October 18, 2019
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By Jordan Darling
News Editor

After an eight-year hiatus, the Jubilee Choir is returning to CSUDH, and last month filled the new Marvin Laser Recital hall with the sound and spirit of traditional spiritual and gospel music.

According to the CSUDH music department’s webpage, the choir  is dedicated “to learning and performing music of the African Diaspora including Spirituals, Gospel, music of the Movement, and other such music.” But it is also about the present, and that makes  it particularly important for many students on this campus, said Dr. Anthony Samad, the director of the Mervyn M. Dymally Institute

“I think it allows our students of a diverse population to tie back into a community and cultural roots,” Samad said. “And being a part of a higher education experience where sometimes cultural relevance can be challenging this is a good way to ground some of our students in their cultural roots.”

Under the guidance of Charles (Chuck) Dickerson, supervisor of special ensembles, the choir is being reintroduced to CSUDH after an eight-year hiatus. It gave introductory performances March 18 and March 25,  performing spirituals and gospels like their upbeat rendition of “The Hand of the Lord.”

The concert was held in the newly refurbished Marvin Laser Recital Hall on the first floor of La Corte Hall in room 103. The hall was reopened in January of this year and lives up to the hype with cheerfully colored seats in red and orange, LED accent lights, and revamped acoustics, including electronically controlled sound baffles.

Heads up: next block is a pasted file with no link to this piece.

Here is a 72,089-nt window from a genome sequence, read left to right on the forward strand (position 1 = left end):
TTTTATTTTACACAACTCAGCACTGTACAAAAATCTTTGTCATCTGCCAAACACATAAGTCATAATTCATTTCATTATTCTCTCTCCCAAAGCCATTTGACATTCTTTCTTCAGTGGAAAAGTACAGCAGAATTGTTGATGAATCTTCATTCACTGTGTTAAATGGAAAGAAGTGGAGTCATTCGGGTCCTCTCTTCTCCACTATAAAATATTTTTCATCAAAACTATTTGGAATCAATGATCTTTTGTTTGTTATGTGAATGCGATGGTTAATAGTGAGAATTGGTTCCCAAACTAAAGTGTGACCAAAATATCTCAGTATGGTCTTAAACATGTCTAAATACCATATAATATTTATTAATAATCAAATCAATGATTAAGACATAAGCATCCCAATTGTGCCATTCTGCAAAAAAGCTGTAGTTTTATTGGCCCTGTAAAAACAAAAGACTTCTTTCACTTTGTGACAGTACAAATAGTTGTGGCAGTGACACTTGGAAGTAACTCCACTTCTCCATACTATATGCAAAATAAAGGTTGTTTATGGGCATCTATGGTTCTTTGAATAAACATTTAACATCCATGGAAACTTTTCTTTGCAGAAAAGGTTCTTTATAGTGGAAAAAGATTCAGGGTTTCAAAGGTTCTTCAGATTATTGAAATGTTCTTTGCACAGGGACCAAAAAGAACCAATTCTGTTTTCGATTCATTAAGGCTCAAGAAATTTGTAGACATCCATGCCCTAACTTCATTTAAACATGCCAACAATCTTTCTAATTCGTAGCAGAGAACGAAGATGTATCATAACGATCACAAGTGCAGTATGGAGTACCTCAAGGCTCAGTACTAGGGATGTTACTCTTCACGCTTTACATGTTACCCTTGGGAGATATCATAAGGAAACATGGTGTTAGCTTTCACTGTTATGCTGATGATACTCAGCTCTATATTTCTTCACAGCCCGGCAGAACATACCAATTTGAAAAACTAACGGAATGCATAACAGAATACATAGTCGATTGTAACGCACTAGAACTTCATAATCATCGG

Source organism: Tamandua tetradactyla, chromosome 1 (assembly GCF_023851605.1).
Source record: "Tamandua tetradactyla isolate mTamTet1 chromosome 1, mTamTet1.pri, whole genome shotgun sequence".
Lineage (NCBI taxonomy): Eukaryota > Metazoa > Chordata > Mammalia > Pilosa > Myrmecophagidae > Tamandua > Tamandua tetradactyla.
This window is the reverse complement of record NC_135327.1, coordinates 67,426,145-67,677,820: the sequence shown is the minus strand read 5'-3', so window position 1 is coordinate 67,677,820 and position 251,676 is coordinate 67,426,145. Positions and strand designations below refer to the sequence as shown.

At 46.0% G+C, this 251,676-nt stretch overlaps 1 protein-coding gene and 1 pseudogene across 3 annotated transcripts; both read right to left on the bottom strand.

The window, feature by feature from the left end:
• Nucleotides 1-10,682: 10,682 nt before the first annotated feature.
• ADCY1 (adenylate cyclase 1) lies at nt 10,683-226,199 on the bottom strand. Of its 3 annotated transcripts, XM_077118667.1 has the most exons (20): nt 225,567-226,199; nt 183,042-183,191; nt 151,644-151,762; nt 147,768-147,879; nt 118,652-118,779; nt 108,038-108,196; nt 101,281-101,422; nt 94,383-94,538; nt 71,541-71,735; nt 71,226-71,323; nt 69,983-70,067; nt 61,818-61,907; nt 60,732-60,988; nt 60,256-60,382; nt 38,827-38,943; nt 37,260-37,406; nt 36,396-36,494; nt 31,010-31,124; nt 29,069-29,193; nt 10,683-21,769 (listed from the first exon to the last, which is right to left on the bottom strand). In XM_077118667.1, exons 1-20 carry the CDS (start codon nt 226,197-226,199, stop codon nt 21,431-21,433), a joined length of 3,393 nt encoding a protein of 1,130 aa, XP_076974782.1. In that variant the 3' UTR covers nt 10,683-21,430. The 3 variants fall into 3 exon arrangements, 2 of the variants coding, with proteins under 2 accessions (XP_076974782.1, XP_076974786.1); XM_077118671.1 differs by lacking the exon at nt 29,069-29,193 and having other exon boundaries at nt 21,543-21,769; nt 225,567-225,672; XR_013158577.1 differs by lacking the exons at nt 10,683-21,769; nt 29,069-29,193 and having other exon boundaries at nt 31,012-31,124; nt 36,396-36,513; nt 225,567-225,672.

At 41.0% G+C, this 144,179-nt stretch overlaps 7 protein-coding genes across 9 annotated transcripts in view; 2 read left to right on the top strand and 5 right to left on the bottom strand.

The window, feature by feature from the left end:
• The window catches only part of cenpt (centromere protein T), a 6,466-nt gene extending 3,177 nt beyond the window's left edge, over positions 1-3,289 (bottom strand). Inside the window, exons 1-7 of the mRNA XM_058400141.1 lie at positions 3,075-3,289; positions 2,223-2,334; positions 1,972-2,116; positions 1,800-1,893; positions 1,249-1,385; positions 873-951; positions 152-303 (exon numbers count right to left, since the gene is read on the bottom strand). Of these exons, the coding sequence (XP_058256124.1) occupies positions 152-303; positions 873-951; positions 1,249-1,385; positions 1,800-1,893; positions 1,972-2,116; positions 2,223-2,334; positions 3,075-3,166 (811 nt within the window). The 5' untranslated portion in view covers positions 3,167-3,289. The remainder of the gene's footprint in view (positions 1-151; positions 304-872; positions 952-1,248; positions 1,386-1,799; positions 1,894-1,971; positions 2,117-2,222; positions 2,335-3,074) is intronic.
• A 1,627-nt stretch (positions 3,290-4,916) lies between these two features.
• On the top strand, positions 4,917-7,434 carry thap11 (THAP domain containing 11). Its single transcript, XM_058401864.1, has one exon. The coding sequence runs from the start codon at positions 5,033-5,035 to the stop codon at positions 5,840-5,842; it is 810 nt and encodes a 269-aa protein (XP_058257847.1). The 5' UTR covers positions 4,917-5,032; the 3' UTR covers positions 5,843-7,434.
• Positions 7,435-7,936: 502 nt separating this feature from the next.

The choir was originally founded by former CSUDH music professor Hansonia Caldwell and at its peak was 100 voices strong and a staple in campus life, hosting events like the yearly Concert of Living Legends.

“The choir annually presented the concert of the living legends where they invited composers from around the country, primarily African-American composers, to work with the choir … and perform,” Dickerson said.

Unfortunately when Caldwell retired in 2011 the powers at be let the choir retire with her after almost 30 years.

Dickerson is hoping to see the choir become the premier gospel choir on this side of the Mississippi.

“Looking back [we realized] that we allowed something that was a treasure for this school to wither,” he said. “What we seek to do is re-establish, reinstitute, [and] revive the choir.”

While the Jubilee choir is a class on campus is is also open to the community. Dickerson is encouraging anyone who wants to participate to join the choir.

“If you sign up, there is no audition. We just take you as you are.”

The choir is also pairing with The Christian Fellowship Corral, a community choir, to create a base to grow from.  

Philemon Hardy-Moore is  a seven-year veteran of the fellowship choir

“The choir is a continuation of something that has actually been lost,” he said. “There  [are] lot of roots and if you know anything about roots you don’t see them, so you don’t think about them.”

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